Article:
This is how often the average American stresses over money every day.

3 minute read

Stress can kill you, and people in this country feel stress over money often.

How often? A recently released poll says six times a day – every single day. A “buy now, pay later” tech company called Affirm, asked 2,000 Americans how badly their financial situation makes them feel. One in three said they would give up sex in exchange for financial stability.

It may sound like an extreme, but for many financial stress is no joke. It can lead to physical ailments.

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Mental health can impact physical health

A study on how debt affects our health from Northwestern University says, “high debt could be hazardous to your health.” Debt is connected to higher diastolic blood pressure and poorer self-reported general and mental health in young adults (24 to 32 year olds). When you have your blood pressure taken, diastolic is the bottom number or the measure of your resting heartbeat.

Higher debt holders had a 1.3 percent increase in their diastolic blood pressure – a clinically significant rise, according to the study. A two-point increase in that type of blood pressure is associated with a 17 percent higher risk of hypertension, and a 15 percent higher risk of stroke.

“We now live in a debt-fueled economy,” says Elizabeth Sweet, lead author of the study. “It’s important to understand the health consequences associated with debt.”

Below are five simple tips that can be helpful while getting your finances in shape. Some will benefit your physical and mental state while you’re at it.

Find out: How to Cope With Financial Stress

1. Set a plan

Because being in debt can feel overwhelming, it’s helpful to focus on what you can do instead of what you can’t. Mapping out what your financial goals are can help you stay disciplined and on a course that works for you.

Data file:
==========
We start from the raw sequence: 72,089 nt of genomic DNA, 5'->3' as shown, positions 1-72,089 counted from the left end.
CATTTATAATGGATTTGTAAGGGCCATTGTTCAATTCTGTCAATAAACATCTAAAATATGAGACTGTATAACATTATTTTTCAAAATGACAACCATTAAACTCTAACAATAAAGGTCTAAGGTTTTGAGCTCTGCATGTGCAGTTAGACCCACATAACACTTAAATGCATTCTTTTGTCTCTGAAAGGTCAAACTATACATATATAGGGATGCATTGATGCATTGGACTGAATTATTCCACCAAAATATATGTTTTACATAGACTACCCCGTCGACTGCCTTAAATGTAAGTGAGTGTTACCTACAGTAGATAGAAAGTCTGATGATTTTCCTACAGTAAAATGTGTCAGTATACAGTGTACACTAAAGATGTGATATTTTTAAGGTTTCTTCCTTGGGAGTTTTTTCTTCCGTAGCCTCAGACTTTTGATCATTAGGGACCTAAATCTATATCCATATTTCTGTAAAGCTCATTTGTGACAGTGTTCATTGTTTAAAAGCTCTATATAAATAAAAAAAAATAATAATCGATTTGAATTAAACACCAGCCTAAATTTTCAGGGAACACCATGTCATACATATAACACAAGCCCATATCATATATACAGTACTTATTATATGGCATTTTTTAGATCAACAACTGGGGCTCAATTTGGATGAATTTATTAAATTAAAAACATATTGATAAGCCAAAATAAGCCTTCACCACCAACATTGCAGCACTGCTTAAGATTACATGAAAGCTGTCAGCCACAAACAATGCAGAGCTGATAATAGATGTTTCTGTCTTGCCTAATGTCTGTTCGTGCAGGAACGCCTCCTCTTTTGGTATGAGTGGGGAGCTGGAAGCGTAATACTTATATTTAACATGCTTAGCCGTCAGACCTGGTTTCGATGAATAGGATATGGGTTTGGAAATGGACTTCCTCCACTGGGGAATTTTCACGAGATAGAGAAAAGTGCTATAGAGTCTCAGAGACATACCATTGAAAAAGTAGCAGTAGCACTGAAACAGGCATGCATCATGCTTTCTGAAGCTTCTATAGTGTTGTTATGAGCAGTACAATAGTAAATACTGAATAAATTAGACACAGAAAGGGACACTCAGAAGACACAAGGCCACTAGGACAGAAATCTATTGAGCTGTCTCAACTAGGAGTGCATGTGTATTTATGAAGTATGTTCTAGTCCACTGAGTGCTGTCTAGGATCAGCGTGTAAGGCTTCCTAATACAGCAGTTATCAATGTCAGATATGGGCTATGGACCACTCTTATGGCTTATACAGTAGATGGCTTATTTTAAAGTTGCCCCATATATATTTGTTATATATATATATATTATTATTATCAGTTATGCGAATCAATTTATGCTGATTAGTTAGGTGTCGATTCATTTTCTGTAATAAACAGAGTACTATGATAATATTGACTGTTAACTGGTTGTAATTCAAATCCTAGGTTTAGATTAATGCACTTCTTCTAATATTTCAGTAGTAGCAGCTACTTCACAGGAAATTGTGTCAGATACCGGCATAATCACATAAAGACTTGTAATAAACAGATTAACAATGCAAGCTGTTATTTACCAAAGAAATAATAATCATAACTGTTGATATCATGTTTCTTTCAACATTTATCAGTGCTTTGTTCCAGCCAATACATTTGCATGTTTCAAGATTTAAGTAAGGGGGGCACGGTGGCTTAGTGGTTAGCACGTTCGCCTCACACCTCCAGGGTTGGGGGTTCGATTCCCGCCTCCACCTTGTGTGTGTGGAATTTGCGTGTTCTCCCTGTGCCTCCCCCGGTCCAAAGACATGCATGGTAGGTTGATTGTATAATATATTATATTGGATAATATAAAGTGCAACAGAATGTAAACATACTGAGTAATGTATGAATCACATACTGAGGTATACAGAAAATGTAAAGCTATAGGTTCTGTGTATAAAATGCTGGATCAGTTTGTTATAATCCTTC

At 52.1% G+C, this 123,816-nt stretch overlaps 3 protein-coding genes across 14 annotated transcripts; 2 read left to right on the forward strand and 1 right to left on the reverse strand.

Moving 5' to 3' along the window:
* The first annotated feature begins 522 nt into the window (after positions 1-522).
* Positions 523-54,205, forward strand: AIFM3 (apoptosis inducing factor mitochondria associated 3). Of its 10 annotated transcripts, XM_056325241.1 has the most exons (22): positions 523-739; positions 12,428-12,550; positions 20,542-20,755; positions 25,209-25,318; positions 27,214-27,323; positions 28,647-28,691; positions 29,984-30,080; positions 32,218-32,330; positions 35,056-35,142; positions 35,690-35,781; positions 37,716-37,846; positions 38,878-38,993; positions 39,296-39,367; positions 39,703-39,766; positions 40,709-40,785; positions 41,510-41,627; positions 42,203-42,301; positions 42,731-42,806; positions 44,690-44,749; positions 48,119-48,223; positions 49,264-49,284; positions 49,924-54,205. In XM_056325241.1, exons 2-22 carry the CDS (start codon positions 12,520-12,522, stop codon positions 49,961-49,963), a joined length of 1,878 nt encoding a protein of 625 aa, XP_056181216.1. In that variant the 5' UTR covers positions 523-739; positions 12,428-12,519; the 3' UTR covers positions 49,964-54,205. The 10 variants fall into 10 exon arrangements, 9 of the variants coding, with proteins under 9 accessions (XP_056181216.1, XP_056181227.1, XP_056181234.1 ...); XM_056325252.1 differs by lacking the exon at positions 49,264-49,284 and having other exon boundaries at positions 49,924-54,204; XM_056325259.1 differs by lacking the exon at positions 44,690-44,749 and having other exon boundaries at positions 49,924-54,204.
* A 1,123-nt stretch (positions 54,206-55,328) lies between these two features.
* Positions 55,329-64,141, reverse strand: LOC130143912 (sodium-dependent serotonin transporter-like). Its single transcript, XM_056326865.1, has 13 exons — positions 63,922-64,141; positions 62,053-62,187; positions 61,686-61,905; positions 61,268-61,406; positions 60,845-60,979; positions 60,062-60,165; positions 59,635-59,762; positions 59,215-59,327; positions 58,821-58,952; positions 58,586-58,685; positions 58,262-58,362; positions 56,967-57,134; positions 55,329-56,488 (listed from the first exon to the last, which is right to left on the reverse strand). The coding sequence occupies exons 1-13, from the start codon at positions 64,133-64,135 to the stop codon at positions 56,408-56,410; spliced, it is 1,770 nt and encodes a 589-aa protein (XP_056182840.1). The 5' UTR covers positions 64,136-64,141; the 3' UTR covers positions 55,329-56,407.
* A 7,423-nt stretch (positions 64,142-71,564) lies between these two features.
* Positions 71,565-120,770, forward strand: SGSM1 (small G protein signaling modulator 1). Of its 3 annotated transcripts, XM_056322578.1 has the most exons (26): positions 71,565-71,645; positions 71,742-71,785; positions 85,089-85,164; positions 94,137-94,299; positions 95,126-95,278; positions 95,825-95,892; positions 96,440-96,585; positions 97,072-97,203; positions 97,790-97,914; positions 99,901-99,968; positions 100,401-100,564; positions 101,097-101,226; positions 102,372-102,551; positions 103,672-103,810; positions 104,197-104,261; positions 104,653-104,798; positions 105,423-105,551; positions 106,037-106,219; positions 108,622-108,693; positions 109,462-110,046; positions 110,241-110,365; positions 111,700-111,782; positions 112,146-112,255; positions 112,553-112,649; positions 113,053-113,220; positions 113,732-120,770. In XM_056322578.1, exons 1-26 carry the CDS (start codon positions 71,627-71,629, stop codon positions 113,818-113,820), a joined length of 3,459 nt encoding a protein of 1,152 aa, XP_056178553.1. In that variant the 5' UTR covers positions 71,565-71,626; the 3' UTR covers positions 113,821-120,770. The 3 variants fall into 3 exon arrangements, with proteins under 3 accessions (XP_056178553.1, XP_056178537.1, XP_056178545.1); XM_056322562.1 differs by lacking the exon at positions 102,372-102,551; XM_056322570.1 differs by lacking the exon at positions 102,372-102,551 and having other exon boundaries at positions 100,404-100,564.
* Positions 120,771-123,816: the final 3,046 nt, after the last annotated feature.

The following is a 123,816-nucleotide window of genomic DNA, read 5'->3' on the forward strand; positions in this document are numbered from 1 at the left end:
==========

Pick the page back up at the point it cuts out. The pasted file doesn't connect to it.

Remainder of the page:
2. Make a budget, and stick to it

Once you know your plan, it’s time to put it in action. Every debt relief and saving strategy starts with a budget. You need to know how much you regularly earn and spend to create a successful plan for your finances.

There are digital budgeting products like Tiller, Mint, and You Need a Budget (YNAB). Or maybe you’re like most Americans who prefer budgeting with a pen and paper, according to research from Debt.com.

3. Get moving

That means mentally and physically. You don’t need a gym membership. Outdoor exercise and fresh air can help clear your mind. A bike ride or a run can help improve your mood and help  lower your stress levels. Exercise releases endorphins, pleasure-causing chemicals that make us feel less stress and pain. And since exercising keeps your body in shape, it’s beneficial for both your body and your mind.

4. Find a support group

Enlisting the help of a friend is always beneficial in therapy and your finances are no different. Talking about money is taboo to some, but you may be surprised to find a friend or family member of yours wants to make a positive change in their life too. Open up and talk. Just like a spotter in the gym or exercise partner, you two can keep each other accountable while fixing your finances.

5. Keep a positive mental attitude

Having a positive attitude is necessary if you’re struggling with anything – including finances. Cutting back can be difficult. When the going gets tough it’s going to take grit to get through. A positive mental attitude can help you achieve more than you originally knew. Getting out of debt and saving is a journey. It’s a marathon, not a sprint. Stay focused on the plan and the results will come.

Debt.com has previously reported on the effects of money and mental health. If you’re truly not feeling yourself it’s important to check-in with a medical professional. Seek professional help from a doctor. There may be more to the cause of overspending or depression.

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About the Author

Joe Pye

Joe Pye

Joe Pye started writing about debt and personal finance five years ago while attending Florida Atlantic University, where he served as Editor-in-Chief of the student-run newspaper, the University Press. Before graduating with a bachelor's degree in multimedia journalism, Pye placed as a finalist for the Mark of Excellence award by the Society of Professional Journalists Region 3 for feature writing and in-depth reporting. In 2021, Pye earned First Place in the Green Eyeshade awards for "Best Blog" for his side-project BrowardBeer.com. Since taking a full-time position as associate editor at Debt.com in 2018, Pye has become a certified debt management professional who's applied what he's learned to his personal life by paying down more than $22,000 worth of combined credit card, student loan, auto and tax debt in less than two years.

Published by Debt.com, LLC